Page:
Picture from our Viking App of the picturesque Bryggen, the old wharf of Bergen, which is a reminder of the town’s importance as part of the Hanseatic League’s trading empire from the 14th to the mid-16th century.
Paint colors on houses:
On the tour today we were told that Norwegian houses were traditionally painted a strong red, yellow, or white.
Because the red color was the cheapest to produce, the poorer families houses were painted that color. As a result, many buildings in farming lands or fishing areas where incomes were lower than average were mostly paint in red. This is why so many barns in the country side were traditionally painted red.
The yellow colour was a little more expensive than red and was also created by mixing ochre with cod liver oil.
White was the most luxurious of colours since it was the most expensive. In the old days the mineral zinc was needed to create white paint which was very expensive.
Stones on Chimneys
The Norwegian culture is filled with stories of Trolls. Most of the homes in Bergen have rocks on top of the chimneys to prevent Trolls from destroying their homes. As the tour guide said, “ none of these homes have been destroyed by trolls, so the rock must work!"
The Fløibanen Funicular goes up Fløyen Mountain for panoramic views and hiking trails. The start of the Fløibanen funicular railway
This is the town’s McDonald’s. No Golden Arches allowed, but they do allow a flag with the golden arch and the famous arches painted on the windows. This building was built in 1710.
Friday, August 24th
We met long time Lake Charles friends Celina and Marion Perry who now live in Denver at the Village Inn for a late brunch and a great visit.
By the time we got back from eating, Darien and Licia were up. They didn’t get home from Hawaii until 2;00AM. We spent the afternoon visiting and then walked to the White Fence Farm, where we’ve eaten together for the last three years when we’ve visited. After dinner we walked to Millie’s Ice Cream Parlor for some dessert. We walked almost four miles roundtrip so we burned at least a few of the calories from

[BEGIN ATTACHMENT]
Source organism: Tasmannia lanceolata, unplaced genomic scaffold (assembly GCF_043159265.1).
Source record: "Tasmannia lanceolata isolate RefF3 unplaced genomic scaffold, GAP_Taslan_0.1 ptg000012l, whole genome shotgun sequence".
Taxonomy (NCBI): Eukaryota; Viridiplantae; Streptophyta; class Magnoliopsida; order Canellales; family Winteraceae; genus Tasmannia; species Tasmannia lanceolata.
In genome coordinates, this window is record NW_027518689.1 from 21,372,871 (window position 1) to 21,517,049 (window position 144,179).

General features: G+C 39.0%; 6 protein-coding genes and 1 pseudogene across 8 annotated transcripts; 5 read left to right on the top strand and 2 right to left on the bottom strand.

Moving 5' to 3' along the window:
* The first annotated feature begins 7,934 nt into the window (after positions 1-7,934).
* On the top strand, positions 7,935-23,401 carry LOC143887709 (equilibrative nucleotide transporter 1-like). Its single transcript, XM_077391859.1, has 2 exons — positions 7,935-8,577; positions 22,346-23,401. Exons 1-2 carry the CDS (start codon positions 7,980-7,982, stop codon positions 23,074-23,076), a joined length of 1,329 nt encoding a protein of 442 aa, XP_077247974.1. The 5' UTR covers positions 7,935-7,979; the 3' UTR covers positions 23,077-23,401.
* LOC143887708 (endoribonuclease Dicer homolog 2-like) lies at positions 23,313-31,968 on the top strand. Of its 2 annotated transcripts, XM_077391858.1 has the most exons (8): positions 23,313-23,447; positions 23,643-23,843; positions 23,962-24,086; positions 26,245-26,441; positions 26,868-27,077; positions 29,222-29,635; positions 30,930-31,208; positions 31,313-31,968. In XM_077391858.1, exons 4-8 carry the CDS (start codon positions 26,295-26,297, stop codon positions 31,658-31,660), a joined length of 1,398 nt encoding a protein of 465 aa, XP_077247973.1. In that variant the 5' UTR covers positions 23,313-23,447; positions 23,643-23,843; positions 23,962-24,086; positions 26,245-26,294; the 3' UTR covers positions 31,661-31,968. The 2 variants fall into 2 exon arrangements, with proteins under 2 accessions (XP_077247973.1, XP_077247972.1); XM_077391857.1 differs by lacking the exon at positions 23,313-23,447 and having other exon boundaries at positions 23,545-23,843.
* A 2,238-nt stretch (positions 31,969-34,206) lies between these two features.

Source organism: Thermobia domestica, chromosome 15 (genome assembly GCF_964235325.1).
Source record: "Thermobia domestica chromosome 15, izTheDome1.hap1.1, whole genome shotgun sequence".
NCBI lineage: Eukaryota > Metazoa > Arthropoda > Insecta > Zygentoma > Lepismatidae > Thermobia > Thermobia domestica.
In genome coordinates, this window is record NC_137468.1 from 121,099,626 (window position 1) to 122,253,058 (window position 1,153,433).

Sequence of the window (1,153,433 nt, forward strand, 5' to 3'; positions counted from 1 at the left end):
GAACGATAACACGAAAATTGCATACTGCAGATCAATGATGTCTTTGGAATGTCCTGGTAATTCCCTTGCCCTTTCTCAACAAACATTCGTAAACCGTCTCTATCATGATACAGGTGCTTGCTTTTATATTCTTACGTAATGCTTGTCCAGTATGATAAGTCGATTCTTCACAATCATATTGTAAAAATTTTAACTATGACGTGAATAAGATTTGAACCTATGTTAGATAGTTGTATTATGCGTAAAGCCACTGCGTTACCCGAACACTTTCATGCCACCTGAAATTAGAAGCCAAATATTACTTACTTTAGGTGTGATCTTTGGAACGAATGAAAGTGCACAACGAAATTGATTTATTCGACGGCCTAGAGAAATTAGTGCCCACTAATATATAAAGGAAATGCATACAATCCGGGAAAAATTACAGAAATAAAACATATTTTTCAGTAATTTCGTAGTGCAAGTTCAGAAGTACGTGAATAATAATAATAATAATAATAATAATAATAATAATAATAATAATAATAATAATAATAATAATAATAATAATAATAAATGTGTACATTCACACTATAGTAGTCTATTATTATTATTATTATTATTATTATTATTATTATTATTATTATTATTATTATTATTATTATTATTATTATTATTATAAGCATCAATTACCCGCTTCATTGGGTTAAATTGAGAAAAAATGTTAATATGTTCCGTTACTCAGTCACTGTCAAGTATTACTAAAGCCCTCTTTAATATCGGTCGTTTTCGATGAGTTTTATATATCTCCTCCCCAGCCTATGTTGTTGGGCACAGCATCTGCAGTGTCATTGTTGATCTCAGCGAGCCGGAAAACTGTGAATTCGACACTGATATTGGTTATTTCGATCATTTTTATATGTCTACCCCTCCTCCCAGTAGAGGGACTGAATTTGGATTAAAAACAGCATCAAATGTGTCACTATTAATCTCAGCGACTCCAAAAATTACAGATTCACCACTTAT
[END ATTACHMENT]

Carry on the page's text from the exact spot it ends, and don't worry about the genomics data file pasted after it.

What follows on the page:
Saturday, August 25
This morning we walked to the new park near Darien and Licia’s house and played ping pong on the new outside ping pong table. We did it again after dinner. The new park was so nice and the outside ping pong table was great. It was made from concrete, but the top was very smooth and the net was metal. The ball bounced just like it does on a regular table. This would be a great addition to our subdivision—except we’d have to use it in the winter because we’d be ringing wet if we tried to use it in the summer.
in the afternoon Felicia and I went to see the musical Waistwatchers which was funny, but a little too long.
Sunday, August 26
We played seven more games of ping pong at the park before hooking up the car and starting our trip east. We drove to Hays, Kansas before stopping for the night at 7:15 pm at the Walmart parking lot. I will say that it was much more exciting driving north that it is heading back across the flat, hot plains.
- We drove 345 miles today in the RV and are now at 12,261 miles so far on this trip.
- We bought gas for $2.649 a gallon and now have spent a total of $4,173.75
- Campground cost is $2668.16 for an average of 29.65 per night.
Rocky Mountain National Park
Today when we drove into Rocky Mountain National Park there was a sign that said the parking lot at Bear Creek was full, so we needed to park at the Park and Ride and ride the park shuttle bus. The bus dropped us off at the Berstadt Lake Trailhead and we hiked to Berstadt Lake at an elevation gain of almost 1000 ‘ and then hiked from there to Bear Lake.
We got plenty of exercise today!
Our view as we ascended the trail.
Berstadt Lake - our original destination. Once we got there we decided to hike on to Bear Lake.
Posing on the rock at Bear Lake.
After we got back to the RV and took a nap, we went down to Bob and Donna Cooper’s RV and played bridge in the late afternoon. They made some delicious jambayla and we had a nice dinner together.